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Authors: Patrice Kindl

Goose Chase

BOOK: Goose Chase
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Goose Chase
Patrice Kindl


Copyright © 2001 by Patrice Kindl

All rights reserved. For information about permission to reproduce selections
from this book, write to Permissions, Houghton Mifflin Company,
215 Park Avenue South, New York, New York 10003.

The text of this book is set in 11.8-point Berkeley Book.

Library of Congress Cataloging-in-Publication Data

Kindl, Patrice.
Goose chase : a novel / Patrice Kindl.
p. cm.

Summary: Rather than marry a cruel king or a seemingly dim-witted prince,
an enchanted goose girl endures imprisonment, capture by several ogresses,
and other dangers before learning exactly who she is.
ISBN 0-618-03377-7
[1. Fairy tales. 2. Orphans—Fiction. 3. Geese—Fiction.
4. Kings, queens, rulers, etc.—Fiction.) i. Title.
PZ8.K575Go 2001
[Fic]—dc21 99-35595

Manufactured in the United States of America
QUM 10 9 8 7 6




 The Tower 1

 The Tale of My Life to the Present Date 11

 Escape from the Tower 23

 In Flight 33

 The Cottage in the Wood 41

 In Which I Become a
Servant to the Ogresses 53

 The Misfortunate Knight 62

 In Which I Remain Tied by the Hair 72

 On the Run 83

 Little Echo 97

 In Which We Are Arrested 110

 The Bad Baroness of Breakabeen 120

 Down in the Dungeon 132

 And Out Again 145

 On the River 157

 In Which We Travel to the King's Court 166

 The Castle of the King 175

 Marriage Threatens 185

 In Which Fowl Is Now Fair 196

 Happily Ever After, More or Less 205

The Tower



The King killed my canary today.

Now, I know full well that the customary way to begin such a tale as mine is: "Once upon a time, when wishes still came true, there lived a poor orphan Goose Girl," or some such fiddle-faddle. But what do I care for custom? Tis my own story I am telling and I will tell it as I please. And as I find myself plunged into it right up to the neck, I see no reason why you should not be also.

I resume.

The King killed my canary today.

He slew him with his great big hunting bow. The arrow was buried several handbreadths deep into a tree trunk and all that was left of poor Chipper was a few fluffy yellow feathers sticking out around the shaft.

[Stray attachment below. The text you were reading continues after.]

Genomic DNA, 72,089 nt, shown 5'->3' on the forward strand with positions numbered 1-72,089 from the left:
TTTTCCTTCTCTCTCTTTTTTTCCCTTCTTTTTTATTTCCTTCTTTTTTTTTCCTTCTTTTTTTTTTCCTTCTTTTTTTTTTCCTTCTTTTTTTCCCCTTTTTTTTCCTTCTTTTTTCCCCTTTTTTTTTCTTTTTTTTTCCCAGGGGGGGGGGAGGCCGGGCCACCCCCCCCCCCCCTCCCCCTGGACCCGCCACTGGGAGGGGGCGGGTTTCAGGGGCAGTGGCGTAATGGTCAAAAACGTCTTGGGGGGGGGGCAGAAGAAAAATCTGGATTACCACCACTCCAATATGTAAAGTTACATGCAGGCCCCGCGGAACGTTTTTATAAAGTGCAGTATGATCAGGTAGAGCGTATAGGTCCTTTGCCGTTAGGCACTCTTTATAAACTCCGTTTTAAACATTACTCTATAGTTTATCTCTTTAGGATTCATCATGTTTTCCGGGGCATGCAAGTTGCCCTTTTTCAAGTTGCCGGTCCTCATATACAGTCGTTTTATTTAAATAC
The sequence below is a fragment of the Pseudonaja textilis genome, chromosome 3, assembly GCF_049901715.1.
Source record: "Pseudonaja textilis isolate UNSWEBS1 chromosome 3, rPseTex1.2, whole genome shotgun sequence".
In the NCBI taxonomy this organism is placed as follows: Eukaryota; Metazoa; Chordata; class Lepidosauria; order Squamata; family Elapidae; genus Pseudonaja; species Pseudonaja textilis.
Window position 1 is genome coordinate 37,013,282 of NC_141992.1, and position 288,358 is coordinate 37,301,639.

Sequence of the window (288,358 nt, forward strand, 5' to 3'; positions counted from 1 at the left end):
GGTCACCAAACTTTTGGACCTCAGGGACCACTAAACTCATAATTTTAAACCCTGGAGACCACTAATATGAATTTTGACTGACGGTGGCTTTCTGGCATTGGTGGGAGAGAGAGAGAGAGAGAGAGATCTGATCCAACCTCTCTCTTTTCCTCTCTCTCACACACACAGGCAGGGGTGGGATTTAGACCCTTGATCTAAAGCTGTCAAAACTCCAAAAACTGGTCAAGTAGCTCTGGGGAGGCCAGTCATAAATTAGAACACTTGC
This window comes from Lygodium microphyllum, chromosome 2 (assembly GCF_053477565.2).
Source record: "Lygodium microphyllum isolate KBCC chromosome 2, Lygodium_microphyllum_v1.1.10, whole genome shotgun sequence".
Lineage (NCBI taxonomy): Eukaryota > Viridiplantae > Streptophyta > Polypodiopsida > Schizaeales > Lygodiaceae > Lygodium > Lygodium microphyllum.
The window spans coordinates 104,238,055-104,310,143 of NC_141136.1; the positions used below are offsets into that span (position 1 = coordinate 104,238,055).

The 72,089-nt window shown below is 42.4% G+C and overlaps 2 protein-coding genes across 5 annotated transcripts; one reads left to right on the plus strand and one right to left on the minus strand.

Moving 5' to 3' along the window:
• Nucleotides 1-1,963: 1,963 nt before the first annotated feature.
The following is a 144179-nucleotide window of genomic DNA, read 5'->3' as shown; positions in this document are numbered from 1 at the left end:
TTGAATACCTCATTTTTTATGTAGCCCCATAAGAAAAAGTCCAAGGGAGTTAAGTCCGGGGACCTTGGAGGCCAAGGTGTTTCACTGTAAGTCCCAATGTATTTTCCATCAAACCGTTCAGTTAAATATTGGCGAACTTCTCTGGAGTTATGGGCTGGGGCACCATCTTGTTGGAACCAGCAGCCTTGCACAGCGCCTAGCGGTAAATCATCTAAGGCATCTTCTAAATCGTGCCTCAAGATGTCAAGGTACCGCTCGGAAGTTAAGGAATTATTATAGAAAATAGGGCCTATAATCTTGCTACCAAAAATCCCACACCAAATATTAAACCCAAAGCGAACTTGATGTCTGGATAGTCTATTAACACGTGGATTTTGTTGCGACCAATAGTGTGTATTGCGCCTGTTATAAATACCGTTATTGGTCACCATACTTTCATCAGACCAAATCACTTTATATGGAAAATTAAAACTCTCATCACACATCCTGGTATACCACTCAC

"Why did you do that?" I cried, leaning down from the tower window.

The King strolled over to view his handiwork.

"That was my canary!"

"A thousand pardons, my lady," he said, bowing. The scar running down his left cheek gave him a sinister one-sided smile. "Methought 'twas a plump pigeon I might offer for your supper." He bared his teeth at me.

I stared down at him coldly. I ought never to have allowed the unfortunate bird out of his cage while the King was here. The King was bored with all this waiting about, that is why he did it. That, and because Chipper was a gift from the Prince, his rival. But in truth, the real reason he did it is because the King has got a heart like a lump of coal: black and stony. 'Tis not for nothing he is known as King Claudio the Cruel.

Much as I longed to wipe that smirk off of his face with a few well-chosen words, I kept my tongue behind my teeth until I had mastered my wrath. The King frightens me witless, even though he is out there and I am in here, with a grille of iron bars and several hundred tons of stonework between us. Though being locked up in this tower was certainly none of my choosing, I will own that I am glad to know the King does not possess a key to my prison.

"Do your subjects not miss you?" I asked, with restraint. "Sire," I added, grinding my teeth.

"No doubt. But if I left you, then
might miss me, and that would be infinitely worse."

"O, but will they not get up to all sorts of mischief while you are away?" I asked hopefully. "Insurrections and mutiny,
sire, and other deeds of villainy I cannot think of at the moment?"

"They would not dare," he said indifferently. This seemed so likely to be true that I could think of naught else to say.

"Mayhap I should be going in," I said after a silence during which I watched him sharpening a little silver dagger on a stone.

"But why? If you go you will take the sunshine with you." He straightened up and secreted the fresh-sharpened dagger somewhere on his person. "Come, one so lovely as you could never be so cruel." I noticed that his teeth were pointed, like a dog's. Or a wolf's.

"Yes, well, I must make haste to, ah..." I searched my mind for some urgent reason to withdraw. Wash my hair? Embroider a tapestry? My sewing kit was right on my lap as I sat next to the window where he could see it quite well, so that had no merit as an excuse.

"'Tis the Prince," I said unwisely. "I believe that I see him coming."

He whirled on his axis like a dancer. He might be old enough to be my father but I must say he was flexible in the joints.

"You do?"

The little silver dagger flashed out of hiding again.


"O," I said, gesturing vaguely into the forest, "over thereabouts."

"I will go and meet him," the King decided, obviously
pleased to have something to do which would not require him to behave well. "We have much to ... discuss." And he stepped out of the clearing and melted into the shadows of the trees.

I sighed with relief and then sighed again, this time with resignation. Without meaning to, I had spoken the truth. Prince Edmund of Dorloo was in fact emerging from the forest, leading his horse. The horse was so decorated with braids and bows and tassels that it took all one's ingenuity to guess what 'twas that moved under the mound of finery. The Prince himself was clad in white satin and an elaborate damascened metal breastplate. He looked hot, though not of course so hot as the horse. He doffed his feathered hat and swept a deep bow in my direction.

"Hail, lady."

"'Tis not," I said crossly. I could see the King skulking behind the trees, creeping ever closer to the Prince.

"Not?" the Prince said, assuming his usual expression of someone who has missed a step in the dark.

"'Tis not hailing," I snapped. I simply was not in the mood for the Prince right now, and
did not affright me in the slightest.

"The King is right behind you," I added.

"I beg your pardon?"


"O, well met," said the Prince with a great happy smile, catching sight of the King. Disappointed, the King straightened up and resheathed his dagger.

"Your Royal Highness," he said smoothly, bowing.